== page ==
Collaboration on Sustainable Aviation Fuel
**This is the 13th article in a series focusing on The Boeing Company's environmental performance and progress in 2016. Visit www.boeing.com/environment for more information.**
Boeing is an industry leader in fostering sustainable aviation fuel development around the world. Biofuel represents a significant, untapped opportunity to reduce aviation emissions, meet the industry’s environmental goals and support long-term sustainable growth.
A variety of source materials, or feedstocks, are used to produce sustainable aviation fuels. These feedstocks include waste cooking oil and animal fat, farm and forest residuals, purpose-grown sustainable crops, and waste gases from industrial facilities. Scientific studies have shown that biofuels reduce life cycle emissions by 50 to 80 percent compared with fossil fuel. Biofuels have also been shown to perform as well as or better than petroleum jet fuel while cutting sulfur emissions, soot and particulates.
Boeing works closely with airlines, research institutions, nongovernmental organizations, governments and other stakeholders around the world to advance biofuel development. All of these efforts adhere to principles established by the Roundtable on Sustainable Biomaterials, which address sustainability’s three pillars: social, environmental and economic performance.
Since 2009, the international standards body ASTM has approved five production methods, or pathways, for fuels that are “drop-in” substitutes for petroleum fuels and require no modification to airplanes or engines. Since approval of the first fuel production pathway in 2011, airlines have flown more than 5,000 commercial flights worldwide powered by a blend of biofuel and Jet A. In 2016, Los Angeles International Airport and Norway’s Oslo Airport Gardermoen began regularly utilizing biofuel for every departure—an historic first for commercial aviation.
Our collaborations in 2016:
Billion-gallon supply: Worked with fuel producers (including Neste and Renewable Energy Group), the U.S. Federal Aviation Administration and other stakeholders to gain approval for HEFA-Plus. Known as renewable diesel or green diesel when used in ground transport, production exceeds one billion gallons (about 4 billion litres) annually. The fuel’s performance was previously tested on the Boeing ecoDemonstrator program’s 787 Dreamliner and 757 flight-test airplanes.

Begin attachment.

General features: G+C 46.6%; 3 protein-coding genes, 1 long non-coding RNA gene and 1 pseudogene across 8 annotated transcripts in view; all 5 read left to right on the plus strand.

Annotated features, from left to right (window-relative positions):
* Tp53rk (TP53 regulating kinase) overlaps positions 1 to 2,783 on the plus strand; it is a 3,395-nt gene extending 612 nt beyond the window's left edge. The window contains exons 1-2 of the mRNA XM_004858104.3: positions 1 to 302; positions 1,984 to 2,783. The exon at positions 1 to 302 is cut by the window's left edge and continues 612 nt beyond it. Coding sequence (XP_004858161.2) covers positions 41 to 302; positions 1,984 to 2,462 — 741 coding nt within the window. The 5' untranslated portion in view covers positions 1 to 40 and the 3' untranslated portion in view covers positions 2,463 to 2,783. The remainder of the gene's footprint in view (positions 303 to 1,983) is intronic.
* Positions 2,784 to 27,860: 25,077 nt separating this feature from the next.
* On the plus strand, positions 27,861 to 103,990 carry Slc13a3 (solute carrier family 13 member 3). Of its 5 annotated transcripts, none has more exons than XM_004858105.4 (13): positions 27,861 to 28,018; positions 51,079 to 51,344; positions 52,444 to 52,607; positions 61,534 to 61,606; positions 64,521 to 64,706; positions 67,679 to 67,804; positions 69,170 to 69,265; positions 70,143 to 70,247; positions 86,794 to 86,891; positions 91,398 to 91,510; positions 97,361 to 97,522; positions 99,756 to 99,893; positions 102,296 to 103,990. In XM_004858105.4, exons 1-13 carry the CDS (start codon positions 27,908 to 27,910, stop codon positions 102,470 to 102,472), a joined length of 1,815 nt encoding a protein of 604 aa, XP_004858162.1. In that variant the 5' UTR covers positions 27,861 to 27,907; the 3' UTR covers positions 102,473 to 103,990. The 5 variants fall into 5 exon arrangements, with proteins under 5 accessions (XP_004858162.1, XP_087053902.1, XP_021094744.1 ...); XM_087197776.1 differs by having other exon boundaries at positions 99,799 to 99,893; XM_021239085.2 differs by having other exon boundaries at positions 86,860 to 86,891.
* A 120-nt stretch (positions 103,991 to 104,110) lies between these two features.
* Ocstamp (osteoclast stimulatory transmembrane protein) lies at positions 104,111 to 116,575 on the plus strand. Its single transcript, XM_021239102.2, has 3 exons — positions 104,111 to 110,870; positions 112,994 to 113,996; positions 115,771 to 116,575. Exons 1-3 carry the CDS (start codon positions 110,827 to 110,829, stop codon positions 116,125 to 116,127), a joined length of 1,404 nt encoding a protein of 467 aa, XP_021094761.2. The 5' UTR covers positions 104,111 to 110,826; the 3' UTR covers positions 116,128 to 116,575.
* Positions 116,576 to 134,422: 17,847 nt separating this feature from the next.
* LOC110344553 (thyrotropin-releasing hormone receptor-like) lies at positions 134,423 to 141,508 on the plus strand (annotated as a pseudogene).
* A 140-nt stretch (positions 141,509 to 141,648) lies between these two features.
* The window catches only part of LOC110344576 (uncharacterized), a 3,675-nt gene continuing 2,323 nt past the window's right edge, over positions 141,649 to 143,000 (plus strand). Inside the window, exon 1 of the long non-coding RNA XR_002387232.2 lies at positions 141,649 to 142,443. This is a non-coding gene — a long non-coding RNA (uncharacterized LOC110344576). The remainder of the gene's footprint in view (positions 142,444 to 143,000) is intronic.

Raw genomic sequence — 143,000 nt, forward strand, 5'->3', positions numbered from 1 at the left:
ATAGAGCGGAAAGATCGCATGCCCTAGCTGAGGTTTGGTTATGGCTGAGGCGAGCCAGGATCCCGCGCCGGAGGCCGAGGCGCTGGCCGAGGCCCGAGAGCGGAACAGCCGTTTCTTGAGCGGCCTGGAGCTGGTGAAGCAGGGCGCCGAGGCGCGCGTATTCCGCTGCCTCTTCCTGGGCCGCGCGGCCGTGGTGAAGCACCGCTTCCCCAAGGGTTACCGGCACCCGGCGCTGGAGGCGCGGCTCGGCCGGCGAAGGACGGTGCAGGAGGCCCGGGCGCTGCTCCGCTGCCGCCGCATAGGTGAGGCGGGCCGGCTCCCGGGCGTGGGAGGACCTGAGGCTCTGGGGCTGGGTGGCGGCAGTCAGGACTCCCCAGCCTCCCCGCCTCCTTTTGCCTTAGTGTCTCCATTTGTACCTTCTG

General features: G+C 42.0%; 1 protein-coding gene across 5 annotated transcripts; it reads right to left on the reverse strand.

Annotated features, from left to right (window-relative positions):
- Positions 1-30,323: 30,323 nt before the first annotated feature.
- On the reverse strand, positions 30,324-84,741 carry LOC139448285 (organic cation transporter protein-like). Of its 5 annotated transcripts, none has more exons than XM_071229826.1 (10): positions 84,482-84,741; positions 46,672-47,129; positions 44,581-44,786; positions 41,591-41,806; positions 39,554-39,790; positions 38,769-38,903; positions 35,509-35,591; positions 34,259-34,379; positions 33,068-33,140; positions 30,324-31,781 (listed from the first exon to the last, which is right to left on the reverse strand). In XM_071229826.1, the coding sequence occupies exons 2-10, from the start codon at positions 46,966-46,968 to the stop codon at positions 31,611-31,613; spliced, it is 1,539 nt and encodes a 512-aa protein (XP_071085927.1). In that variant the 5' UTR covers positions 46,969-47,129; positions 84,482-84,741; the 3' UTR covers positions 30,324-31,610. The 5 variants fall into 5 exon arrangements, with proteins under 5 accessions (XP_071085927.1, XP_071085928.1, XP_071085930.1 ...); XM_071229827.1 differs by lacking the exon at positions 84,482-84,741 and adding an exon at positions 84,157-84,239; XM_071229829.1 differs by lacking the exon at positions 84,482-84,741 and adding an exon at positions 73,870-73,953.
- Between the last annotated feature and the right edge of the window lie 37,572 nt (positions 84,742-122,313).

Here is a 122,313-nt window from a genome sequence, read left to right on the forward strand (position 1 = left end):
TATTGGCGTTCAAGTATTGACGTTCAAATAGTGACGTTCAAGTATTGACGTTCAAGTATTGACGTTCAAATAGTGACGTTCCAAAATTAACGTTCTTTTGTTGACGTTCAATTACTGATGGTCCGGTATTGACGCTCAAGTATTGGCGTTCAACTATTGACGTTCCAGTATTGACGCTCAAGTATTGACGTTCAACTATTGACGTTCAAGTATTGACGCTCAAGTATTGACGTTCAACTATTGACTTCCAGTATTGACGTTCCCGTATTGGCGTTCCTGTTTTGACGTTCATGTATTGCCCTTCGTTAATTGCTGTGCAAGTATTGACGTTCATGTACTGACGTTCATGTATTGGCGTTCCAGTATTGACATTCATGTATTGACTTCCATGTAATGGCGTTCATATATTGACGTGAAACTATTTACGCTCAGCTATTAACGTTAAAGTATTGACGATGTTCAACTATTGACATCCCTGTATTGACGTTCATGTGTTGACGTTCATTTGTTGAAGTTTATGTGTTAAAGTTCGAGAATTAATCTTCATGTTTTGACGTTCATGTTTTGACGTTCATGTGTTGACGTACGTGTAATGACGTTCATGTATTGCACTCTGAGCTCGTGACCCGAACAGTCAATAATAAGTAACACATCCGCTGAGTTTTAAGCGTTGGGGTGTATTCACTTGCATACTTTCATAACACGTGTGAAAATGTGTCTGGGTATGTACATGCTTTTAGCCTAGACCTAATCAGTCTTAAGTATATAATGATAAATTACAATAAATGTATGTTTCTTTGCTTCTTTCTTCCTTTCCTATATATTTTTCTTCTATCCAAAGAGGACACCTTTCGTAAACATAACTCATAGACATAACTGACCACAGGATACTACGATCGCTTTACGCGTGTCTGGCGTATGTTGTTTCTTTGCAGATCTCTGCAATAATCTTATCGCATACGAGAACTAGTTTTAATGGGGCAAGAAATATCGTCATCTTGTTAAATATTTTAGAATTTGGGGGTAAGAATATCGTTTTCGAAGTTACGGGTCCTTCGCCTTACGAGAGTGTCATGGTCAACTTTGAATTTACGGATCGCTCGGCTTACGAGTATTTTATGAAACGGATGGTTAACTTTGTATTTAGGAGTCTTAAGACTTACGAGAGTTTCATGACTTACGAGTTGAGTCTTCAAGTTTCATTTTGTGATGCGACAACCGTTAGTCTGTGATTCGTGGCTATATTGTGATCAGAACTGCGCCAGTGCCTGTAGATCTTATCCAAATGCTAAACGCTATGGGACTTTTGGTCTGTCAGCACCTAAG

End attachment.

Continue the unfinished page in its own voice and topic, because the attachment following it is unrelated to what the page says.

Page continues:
Tobacco for fuel: Partnered with South African Airways and Mango to fly Africa’s first biofuel flights. The flights were powered by a 30 percent blend of biofuel produced from Solaris, a virtually nicotine-free tobacco plant developed by SunChem SA and supplied by SkyNRG, grown sustainably by farmers in South Africa’s Limpopo Province.
Biofuel in Brazil: Powered the ecoDemonstrator flight-test program aboard an Embraer E170 on a biofuel blend made from Brazilian sugar cane. This approved fuel pathway is a proof point for Boeing’s strategy of supporting regional biofuel production around the world. Our support in Brazil includes the Boeing-Embraer Joint Research Center for Aviation Biofuels in São José dos Campos.
Salicornia and seawater: The Masdar Institute’s Sustainable Bioenergy Research Center (SBRC) launched its pilot facility in Abu Dhabi. The SBRC produces biofuel feedstock from salt-tolerant salicornia seeds and raises shrimp and fish that cleanse and nourish the plants and water. This work helps address the United Arab Emirates’ goals to transform coastal deserts into productive farmland. SBRC was founded by Boeing, Etihad Airways, the Masdar Institute and Honeywell UOP.
Salicornia and sludge: Formed a partnership with Mexico’s government and AeroMexico to support a biofuel program involving 17 institutions that will consider jatropha, salicornia and sewage sludge as potential feedstocks. This program results from Mexico’s biofuel production roadmap called Plan de Vuelo.
Capturing waste for fuel: Partnered with the United Kingdom’s Virgin Atlantic and U.S. fuel producer LanzaTech, which has produced 1,500 gallons (5,678 litres) of biofuel made from steel mill waste industrial gases. Ethanol-based Lanzanol, created through a fermentation process, is estimated to reduce carbon dioxide emissions by 65 percent compared with conventional fuel and could be produced globally.
Biofuel on every flight: Participated with the Port of Seattle and Alaska Airlines to complete a $250,000 feasibility study identifying short- and long-term solutions to provide a blend of biofuel on every departure from Seattle-Tacoma International Airport. The study’s initial announcement and public discussion of its results signaled further market interest in sustainable aviation fuels to producers.